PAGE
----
I felt self-conscious about the band waiting around while these meetings were going on. There was something of a shift in my mind happening, though, because the meetings were taking place in what was essentially my “office” instead of in Barrett or Carynne’s actual offices. But it was holding up everyone else and I didn’t want everyone bored out of their minds.
Eventually we got back to playing but I felt like the meetings had eaten up too much time.
When we were packing up Marvelle made some kind of a comment to me like, “Between running Nomad and this show here, when are you gonna have time for your solo project?”
And I gave him a blank look and then realized he meant Star*Gaze. “That’s not a solo project. That’s a band project.”
He gave me a look. “Do Bart and Chris think so?”
“They better,” I said. But that made me think, how were we going to split up the proceeds when there were some to split? We hadn’t worked out any of that stuff yet. It had all happened too fast. Heck, we still didn’t know if we were counting Jordan in for points or not.
So we talked about it over dinner. Me, Bart, Chris, Carynne, with Carynne taking notes. “Daron, everyone thinks of this as ‘your’ project,” she said.
“Yeah, but didn’t everyone think that about M3, too?”
“I guess. That was different.”
“Why was that different?”
No one seemed to be able to come up with a good answer.
“Here’s what I want,” I told her and the guys. “I want you guys to feel like the split is fair. If that means splitting everything in thirds, let’s do that.”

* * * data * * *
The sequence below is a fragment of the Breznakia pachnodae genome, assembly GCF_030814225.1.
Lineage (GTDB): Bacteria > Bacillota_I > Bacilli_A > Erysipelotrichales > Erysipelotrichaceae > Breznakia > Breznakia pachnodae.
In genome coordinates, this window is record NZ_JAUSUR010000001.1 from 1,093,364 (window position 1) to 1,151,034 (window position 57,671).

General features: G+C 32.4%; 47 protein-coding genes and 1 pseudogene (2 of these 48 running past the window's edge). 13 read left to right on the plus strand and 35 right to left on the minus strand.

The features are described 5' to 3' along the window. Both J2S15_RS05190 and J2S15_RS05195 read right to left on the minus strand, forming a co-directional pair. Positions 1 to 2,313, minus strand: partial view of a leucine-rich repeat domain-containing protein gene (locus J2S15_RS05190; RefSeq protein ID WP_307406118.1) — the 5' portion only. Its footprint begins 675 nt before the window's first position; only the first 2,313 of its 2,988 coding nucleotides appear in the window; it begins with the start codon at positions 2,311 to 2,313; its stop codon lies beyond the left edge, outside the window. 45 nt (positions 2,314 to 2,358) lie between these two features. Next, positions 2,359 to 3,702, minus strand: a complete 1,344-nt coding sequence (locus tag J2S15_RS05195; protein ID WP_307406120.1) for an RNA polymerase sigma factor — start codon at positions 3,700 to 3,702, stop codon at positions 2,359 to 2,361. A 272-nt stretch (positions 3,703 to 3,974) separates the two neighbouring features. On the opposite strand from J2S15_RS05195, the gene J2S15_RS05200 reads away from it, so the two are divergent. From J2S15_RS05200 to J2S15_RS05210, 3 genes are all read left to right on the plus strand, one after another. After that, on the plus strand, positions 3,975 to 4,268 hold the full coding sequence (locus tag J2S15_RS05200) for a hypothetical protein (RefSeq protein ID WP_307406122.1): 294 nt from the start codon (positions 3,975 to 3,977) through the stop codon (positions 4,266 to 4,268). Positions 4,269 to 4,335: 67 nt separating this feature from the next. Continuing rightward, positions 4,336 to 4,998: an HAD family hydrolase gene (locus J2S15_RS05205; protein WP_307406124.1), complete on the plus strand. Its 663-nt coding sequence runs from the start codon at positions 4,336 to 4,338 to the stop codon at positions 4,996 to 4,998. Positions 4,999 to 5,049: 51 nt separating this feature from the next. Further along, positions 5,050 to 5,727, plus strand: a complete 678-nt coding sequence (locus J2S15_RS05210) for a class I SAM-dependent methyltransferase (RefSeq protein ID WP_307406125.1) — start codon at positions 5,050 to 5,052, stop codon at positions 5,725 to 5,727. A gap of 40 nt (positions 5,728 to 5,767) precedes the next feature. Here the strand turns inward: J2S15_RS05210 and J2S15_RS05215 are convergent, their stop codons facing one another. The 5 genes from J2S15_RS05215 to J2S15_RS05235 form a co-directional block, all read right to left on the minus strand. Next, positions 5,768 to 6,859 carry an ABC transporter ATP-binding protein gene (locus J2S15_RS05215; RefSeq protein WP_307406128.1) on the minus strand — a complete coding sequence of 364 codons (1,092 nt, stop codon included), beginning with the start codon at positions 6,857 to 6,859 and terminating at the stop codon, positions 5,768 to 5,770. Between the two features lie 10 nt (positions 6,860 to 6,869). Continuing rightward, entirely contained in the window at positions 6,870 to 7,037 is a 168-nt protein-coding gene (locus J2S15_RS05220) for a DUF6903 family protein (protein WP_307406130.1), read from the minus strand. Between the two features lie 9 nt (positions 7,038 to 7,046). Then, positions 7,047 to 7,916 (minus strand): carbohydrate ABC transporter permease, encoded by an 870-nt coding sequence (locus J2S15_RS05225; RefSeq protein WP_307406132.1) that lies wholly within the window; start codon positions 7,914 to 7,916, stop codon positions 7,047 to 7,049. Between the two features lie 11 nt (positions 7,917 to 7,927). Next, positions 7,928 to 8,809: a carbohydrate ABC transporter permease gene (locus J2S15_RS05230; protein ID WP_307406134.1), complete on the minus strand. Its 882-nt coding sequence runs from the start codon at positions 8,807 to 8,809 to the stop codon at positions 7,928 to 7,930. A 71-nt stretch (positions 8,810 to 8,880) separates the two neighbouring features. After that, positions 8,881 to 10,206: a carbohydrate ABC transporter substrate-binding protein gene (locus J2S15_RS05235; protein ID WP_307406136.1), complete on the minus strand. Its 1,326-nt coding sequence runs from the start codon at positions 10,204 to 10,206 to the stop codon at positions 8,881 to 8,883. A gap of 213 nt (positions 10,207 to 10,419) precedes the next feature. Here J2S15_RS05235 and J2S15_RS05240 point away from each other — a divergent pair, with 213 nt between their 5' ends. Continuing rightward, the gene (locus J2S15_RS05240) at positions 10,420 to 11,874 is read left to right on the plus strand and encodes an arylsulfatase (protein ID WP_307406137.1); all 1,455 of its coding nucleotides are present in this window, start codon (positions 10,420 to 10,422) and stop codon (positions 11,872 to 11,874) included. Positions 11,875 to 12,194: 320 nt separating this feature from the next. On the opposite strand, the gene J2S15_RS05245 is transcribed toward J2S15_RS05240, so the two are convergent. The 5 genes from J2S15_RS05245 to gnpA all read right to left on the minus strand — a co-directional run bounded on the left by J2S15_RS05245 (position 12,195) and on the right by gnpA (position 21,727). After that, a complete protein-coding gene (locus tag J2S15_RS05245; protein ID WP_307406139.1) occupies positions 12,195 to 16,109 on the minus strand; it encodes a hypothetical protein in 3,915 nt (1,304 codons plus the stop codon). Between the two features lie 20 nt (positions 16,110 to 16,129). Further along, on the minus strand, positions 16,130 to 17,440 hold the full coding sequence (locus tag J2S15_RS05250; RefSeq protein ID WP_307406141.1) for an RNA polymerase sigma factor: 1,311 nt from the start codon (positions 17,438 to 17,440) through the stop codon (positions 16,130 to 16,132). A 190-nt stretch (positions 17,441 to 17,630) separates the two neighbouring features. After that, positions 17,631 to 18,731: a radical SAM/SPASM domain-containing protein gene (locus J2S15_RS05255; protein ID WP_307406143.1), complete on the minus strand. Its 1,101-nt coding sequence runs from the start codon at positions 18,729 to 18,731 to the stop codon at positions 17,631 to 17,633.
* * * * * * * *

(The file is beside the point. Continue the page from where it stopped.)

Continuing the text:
Chris and Bart looked at each other and I realized it wasn’t to figure out what they wanted–it was to figure out which one of them was going to talk. Bart won–or lost–the battle and spoke. “Setting aside the question of whether Jordan gets any royalties, Daron, we think it makes more sense to count you as two people, musician on the one hand and principle songwriter on the other.”
“Okay…” I was confused and it must’ve showed.
Chris simplified it. “So what we’re saying is it should be exactly like the old band agreement we had as M3 except you should count as both Daron and Ziggy, now.”
I looked at Carynne. “Does that work?”
She nodded. “Well, it does simplify life a lot if we just use the same old wording.”
“We all liked the wording before. We worked hard on it,” Bart said. “This won’t even change the math. It just changes what Daron gets in the end.”
I scrubbed my face. “I still feel like you guys should get more.”
“We’re being realistic about what our actual contributions are, Dar’.” Bart cracked his knuckles. “When I do a solo album and ask you to play on it, see if you feel the same.”
“It’s not a solo album,” I insisted. “I have one of those and this is not it. We’re a band.”
“I didn’t say it was or that we weren’t,” Bart said. “If it was you could’ve paid us scale for the sessions and taken 100% of the royalties and publishing rights for yourself.”